When it comes to competitive eating, Joey Chestnut will likely go down as the greatest of all time. This past July, he won his 11th Nathan’s hot dog eating title, breaking a record he previously held by downing 74 dogs.
On Sunday, Aug. 5, Chestnut was in Indianapolis competing in the World’s Ice Cream Eating Championship at the Indiana State Fair. The California native finished in second place eating 14.5 pints of vanilla ice cream in just six minutes, one pint shy of winner Geoffrey Esper. Before Sunday’s contest, we caught up with the competitive eating legend for an in-depth interview.
NUVO: Was there a profession you were seeking out before you got into competitive eating?
JOEY CHESTNUT: [Laughs] I was doing everything right. I was in college getting my civil engineering degree. Even after I started competitive eating, I started working in construction management, and the competitive eating got bigger and bigger. I was a weekend warrior for a while, but then, it just got big enough where it didn’t make sense for me to try to do both. I just decided I would see how far I could take it. It was 2011 when I went full-time with competitive eating. I took some time off of work, and I just never really went back to it.
NUVO: Tell me about the first time competitive eating piqued your interest.
CHESTNUT: It wasn’t even my idea. I was 21. I grew up in a big family. My little brother knew I could eat more than all the older brothers. I was just a big eater—I love to eat. So he signed me up for my first contest. It was a lobster-eating contest, and I ended up tying for third. I knew right then that I loved it, but it was hard for me to eat in front of people. I was pretty shy, and it was rough. But I loved the competition aspect, and I loved eating.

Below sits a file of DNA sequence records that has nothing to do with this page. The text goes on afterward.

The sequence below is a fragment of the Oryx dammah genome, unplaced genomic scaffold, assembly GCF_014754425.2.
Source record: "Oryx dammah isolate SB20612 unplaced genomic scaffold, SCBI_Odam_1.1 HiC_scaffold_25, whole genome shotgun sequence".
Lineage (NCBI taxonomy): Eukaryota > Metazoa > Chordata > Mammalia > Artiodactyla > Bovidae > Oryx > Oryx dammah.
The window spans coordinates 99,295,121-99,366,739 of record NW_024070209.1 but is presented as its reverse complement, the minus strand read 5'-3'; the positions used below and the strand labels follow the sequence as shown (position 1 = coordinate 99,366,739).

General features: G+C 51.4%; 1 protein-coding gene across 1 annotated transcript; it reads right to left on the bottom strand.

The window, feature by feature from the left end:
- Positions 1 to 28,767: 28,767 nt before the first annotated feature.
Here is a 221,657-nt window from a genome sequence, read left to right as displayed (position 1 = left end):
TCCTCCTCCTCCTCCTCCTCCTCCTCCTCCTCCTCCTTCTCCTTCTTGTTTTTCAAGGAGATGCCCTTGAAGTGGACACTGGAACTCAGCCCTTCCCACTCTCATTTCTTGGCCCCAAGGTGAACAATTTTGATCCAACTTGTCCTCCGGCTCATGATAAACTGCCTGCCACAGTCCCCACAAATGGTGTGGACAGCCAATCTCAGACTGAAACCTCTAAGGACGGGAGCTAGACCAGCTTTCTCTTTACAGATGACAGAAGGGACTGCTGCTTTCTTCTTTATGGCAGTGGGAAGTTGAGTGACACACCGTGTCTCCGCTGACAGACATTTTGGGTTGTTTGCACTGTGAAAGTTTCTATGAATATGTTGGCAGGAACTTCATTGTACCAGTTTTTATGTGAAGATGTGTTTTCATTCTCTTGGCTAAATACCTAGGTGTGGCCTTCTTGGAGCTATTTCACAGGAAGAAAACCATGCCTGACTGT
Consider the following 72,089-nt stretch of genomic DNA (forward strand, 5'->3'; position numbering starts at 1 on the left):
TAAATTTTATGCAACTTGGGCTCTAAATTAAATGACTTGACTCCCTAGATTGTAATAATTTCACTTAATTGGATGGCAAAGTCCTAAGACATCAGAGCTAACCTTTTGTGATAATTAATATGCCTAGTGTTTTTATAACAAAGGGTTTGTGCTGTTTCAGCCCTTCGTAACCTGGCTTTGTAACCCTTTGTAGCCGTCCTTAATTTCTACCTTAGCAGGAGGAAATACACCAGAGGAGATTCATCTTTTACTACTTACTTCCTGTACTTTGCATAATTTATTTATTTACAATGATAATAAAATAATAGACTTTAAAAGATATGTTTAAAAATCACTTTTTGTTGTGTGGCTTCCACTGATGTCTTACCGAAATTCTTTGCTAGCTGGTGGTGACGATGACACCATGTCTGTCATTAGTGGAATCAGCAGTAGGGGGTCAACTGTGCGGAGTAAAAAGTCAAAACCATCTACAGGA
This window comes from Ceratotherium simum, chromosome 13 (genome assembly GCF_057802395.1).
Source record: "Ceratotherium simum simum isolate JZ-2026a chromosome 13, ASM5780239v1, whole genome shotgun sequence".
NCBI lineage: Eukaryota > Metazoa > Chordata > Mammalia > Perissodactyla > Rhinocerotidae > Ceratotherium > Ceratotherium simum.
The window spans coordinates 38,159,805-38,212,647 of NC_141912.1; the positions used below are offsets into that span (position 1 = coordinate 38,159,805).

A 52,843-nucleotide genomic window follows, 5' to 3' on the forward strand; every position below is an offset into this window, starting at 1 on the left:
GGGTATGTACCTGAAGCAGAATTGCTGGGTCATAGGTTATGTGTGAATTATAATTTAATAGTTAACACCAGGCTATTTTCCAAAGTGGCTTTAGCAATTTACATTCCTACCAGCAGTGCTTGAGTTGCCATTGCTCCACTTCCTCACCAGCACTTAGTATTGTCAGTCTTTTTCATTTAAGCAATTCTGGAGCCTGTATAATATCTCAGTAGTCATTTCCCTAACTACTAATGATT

The next contest, my little brother and my mom were there. I was a little more comfortable, and I ended up winning the fried asparagus-eating contest. It was probably at that contest where I knew that I could train my body. Because I started figuring out my body a little bit and figuring out how to maximize my capacity with my preparation beforehand. I think that’s what really sets me apart from the other eaters. I don’t just go out and eat. I prep for a couple days, and usually a lot longer, before a contest to make sure that I’m ready to eat that much.
NUVO: Most athletes have a trainer. Are you your own trainer?
CHESTNUT: Yeah, I am my own trainer. I run ideas by people. I have a pretty good support network, whether it’s my brother or a couple really close friends. I sometimes even run things by a doctor and a nutritionist. I’ve been lucky with my support network, but I also look at it kind of like an engineering problem. I try to control the variables and try to just push my capacity.
NUVO: That being said, what does a training regiment look like for you?
CHESTNUT: For big contests like hot dogs, I get into a cycle where I go practice, contest, and then I recover. As soon as I can start eating solid food, I’m trying to eat high-fiber lettuce and cucumber. Then once I’ve recovered, I go into fasting mode again, where it’s just lemon juice and water. I’m pretty much doing a cleanse. Once I get down to a target weight, then I can do another practice. Every practice I try to increase what I’m eating, whether it’s hot dogs or gyoza, depending on the contest.